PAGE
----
Submission via the Altinn service opened on 15 November, with the first CbC reports due by 31 December 2017 in XML format for reporting fiscal years ending 31 December 2016. Additional Norwegian-language guidance on submission is also available.
On 27 November 2017, the OECD released the mutual agreement procedure (MAP) statistics for 2016. The MAP statistics are reported by members of the Inclusive Framework on BEPS in order to measure the effects of the implementation of the minimum standard of BEPS Action 14 (Dispute Resolution). Some of the key points as provided in the announcement include:
- In comparison with the 2015 MAP statistics, both the number of MAP cases in start inventory and the number of started MAP cases have increased, which results from both an increase in the number of reporting jurisdictions and modified counting rules.
- Approximately 8,000 cases were in the inventory of the reporting jurisdictions as of 1 January 2016 and almost 25% of them were closed during 2016.
- Almost 1,500 cases started on or after 1 January 2016, and approximately 25% of them were already closed in 2016.
- Transfer pricing cases account for slightly more than half of the MAP cases in inventory.
- Transfer pricing cases take more time on average than other cases: approximately 30 months are needed for transfer pricing cases and 17 months for other cases.
- Over 85% of MAPs concluded in 2016 resolved the issue. Almost 60% of MAP cases closed were resolved with an agreement fully resolving the taxation not in accordance with the tax treaty and almost 20% of them were granted a unilateral relief while almost 5% were resolved via domestic remedy. Finally, 5% of the MAP cases closed were withdrawn by taxpayers while approximately 10% were not resolved for various reasons.
Click the following link for the MAP Statistics for 2016 webpage.
The Russian Ministry of Finance has published Letter No. 03-07-11/70530 of 27 October 2017 on the application of value added tax on the transfer of exclusive rights for the use of trademarks under a license agreement. The letter notes that under Article 146 of the Russian Tax Code, VAT applies on the sale of goods, works, and services in the territory of the Russian Federation, including the transfer of property rights, while under Article 149, the transfer of rights to certain intellectual property is exempt. This includes inventions, utility models, industrial designs, computer programs, databases, integrated microcircuit topographies, and production secrets (know-how). Because trademarks are not specifically listed as an exempt item under Article 149, the transfer of rights for trademarks under a license agreement is subject to VAT. Further, in determining the tax base for the transfer of rights to use trademarks, all income received by the taxpayer as payments in connection with the trademark rights is included.
On 27 November 2017, the United Arab Emirates Federal Tax Authority (FTA) announced the signing of the Executive Regulation for the Federal Decree-Law No. (8) of 2017 on Value Added Tax (VAT) (previous coverage). The VAT regime goes into effect on 1 January 2018, with a standard VAT rate of 5%. The Executive Regulation covers all aspects of the regime.
Click the following link for the Cabinet Decision on the Executive Regulation as published by the Ministry of Finance.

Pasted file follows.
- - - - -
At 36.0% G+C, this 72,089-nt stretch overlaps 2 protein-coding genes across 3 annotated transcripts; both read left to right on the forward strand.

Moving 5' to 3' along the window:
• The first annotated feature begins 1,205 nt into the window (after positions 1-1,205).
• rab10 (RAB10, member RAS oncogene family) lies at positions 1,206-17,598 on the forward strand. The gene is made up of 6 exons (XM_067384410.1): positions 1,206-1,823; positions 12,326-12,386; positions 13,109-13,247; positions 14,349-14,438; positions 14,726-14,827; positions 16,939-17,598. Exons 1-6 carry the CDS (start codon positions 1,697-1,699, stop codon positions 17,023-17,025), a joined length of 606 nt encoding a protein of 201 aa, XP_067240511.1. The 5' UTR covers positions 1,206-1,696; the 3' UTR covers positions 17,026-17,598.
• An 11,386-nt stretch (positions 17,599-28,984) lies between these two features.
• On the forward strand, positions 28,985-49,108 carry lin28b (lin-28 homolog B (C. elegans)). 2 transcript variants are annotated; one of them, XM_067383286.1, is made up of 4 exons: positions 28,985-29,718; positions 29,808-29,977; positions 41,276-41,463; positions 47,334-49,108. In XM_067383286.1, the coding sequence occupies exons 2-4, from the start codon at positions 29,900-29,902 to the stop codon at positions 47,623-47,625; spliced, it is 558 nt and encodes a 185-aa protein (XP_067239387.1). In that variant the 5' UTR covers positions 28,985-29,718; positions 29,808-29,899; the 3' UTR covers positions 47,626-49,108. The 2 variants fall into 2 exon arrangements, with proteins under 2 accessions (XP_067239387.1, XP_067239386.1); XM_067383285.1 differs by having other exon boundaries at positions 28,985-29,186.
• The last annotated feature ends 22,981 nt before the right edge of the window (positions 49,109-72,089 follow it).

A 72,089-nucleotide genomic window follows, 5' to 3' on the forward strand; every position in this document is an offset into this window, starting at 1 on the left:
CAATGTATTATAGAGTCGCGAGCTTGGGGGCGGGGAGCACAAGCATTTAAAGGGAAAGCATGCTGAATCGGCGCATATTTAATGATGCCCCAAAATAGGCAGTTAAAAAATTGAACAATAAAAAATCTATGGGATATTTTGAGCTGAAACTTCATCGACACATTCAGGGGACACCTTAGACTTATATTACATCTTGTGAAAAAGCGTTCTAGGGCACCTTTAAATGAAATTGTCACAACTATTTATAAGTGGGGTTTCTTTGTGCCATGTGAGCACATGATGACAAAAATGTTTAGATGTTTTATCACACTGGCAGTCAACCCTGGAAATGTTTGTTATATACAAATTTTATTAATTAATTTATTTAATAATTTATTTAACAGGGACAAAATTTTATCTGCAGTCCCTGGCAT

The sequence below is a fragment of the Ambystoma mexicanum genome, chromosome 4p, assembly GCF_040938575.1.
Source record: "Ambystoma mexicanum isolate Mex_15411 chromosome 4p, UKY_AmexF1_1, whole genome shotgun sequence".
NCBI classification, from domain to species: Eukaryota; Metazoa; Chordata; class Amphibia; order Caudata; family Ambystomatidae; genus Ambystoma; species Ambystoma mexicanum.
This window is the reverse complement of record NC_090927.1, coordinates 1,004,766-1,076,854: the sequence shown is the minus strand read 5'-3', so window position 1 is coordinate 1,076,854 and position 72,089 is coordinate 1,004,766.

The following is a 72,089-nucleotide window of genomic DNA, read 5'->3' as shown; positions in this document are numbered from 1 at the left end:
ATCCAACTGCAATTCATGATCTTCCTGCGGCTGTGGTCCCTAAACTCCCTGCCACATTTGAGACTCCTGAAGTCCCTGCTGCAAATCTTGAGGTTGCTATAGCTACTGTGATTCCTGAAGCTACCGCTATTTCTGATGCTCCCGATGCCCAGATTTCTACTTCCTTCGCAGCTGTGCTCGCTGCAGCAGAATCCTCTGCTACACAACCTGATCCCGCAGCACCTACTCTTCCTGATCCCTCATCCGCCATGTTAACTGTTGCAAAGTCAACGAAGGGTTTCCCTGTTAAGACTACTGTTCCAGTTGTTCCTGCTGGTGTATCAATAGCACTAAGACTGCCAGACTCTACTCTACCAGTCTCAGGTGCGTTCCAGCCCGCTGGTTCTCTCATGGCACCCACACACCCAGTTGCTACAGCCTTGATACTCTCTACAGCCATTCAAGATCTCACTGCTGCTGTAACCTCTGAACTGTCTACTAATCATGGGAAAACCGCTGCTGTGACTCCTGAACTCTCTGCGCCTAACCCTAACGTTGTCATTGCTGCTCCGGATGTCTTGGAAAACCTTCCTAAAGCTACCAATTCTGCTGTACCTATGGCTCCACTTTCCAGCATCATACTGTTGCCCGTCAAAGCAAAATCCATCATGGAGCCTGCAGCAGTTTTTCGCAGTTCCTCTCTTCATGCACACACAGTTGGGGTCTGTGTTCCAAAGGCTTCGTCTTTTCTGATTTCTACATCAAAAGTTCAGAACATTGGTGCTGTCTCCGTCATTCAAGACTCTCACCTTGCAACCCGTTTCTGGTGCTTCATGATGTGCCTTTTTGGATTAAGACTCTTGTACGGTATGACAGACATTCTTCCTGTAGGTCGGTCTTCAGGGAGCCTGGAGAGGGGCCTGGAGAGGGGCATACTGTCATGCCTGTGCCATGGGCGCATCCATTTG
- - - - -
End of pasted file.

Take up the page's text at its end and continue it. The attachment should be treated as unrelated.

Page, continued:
On 21 November 2017, the French National Assembly completed the first round of discussions on the Finance Bill for 2018 (previous coverage), which now goes to the Senate with amendments. Of the measure originally proposed, one change is with respect to the repeal of the rules limiting the deduction of interest expenses (the Carrez rule). Instead of repealing the rules, they will be amended to bring them in line with EU law. Other amendments include the addition of certain measures, including a tax credit for investment in qualifying start-up SMEs in the EEA, an increase in the penalties for tax fraud, and amendments to bring transfer pricing documentation requirements in line with the latest OECD guidelines. Additional details will be published once available.
The Chief Minister's Department of Jersey has launched a consultation on a draft law that would enable the creation of limited liability companies (LLCs) based on U.S. LLCs. As provided in the consultation document, the proposed Jersey LLC would combine elements of both Jersey limited companies and statutory partnerships, resulting in it having a separate legal personality without being a "body corporate". It would also be a transparent entity for tax purposes (i.e. the profits would be allocated to the members of the LLC, who would be required to pay income tax in the jurisdiction(s) in which they are tax resident), although it would have the ability to elect to be treated as a company.
Click the following link for the consultation page. The deadline to submit comments is 12 January 2018.
According to recent reports, Singapore is considering ways to expand its tax base in order to meet increasing revenue needs. One area under consideration is expanding the scope of Goods and Services Tax (GST) for e-commerce. Currently, GST registered taxpayers in Singapore are generally required to collect GST on e-commerce supplies, while digitalized goods and services from an overseas supplier are generally exempt and physical goods are only subject to GST if the value exceeds SGD 400.
On 28 November 2017, the Senate Budget Committee passed the Senate version of the Tax Cuts and Jobs Act with a vote of 12 for and 11 against. The bill can now go to the Senate floor for consideration, which is also subject to a vote, before a final floor vote to pass the bill, which may happen by the end of the week.
On 26 November 2017, Turkey published the decree for the ratification of the OECD-Council of Europe Convention on Mutual Administrative Assistance in Tax Matters as amended by the 2010 protocol. The convention, signed by Turkey on 3 November 2011, will enter into force on the first day of the month following a three month period after the ratification instrument is deposited, and will generally apply from 1 January of the year following its entry into force.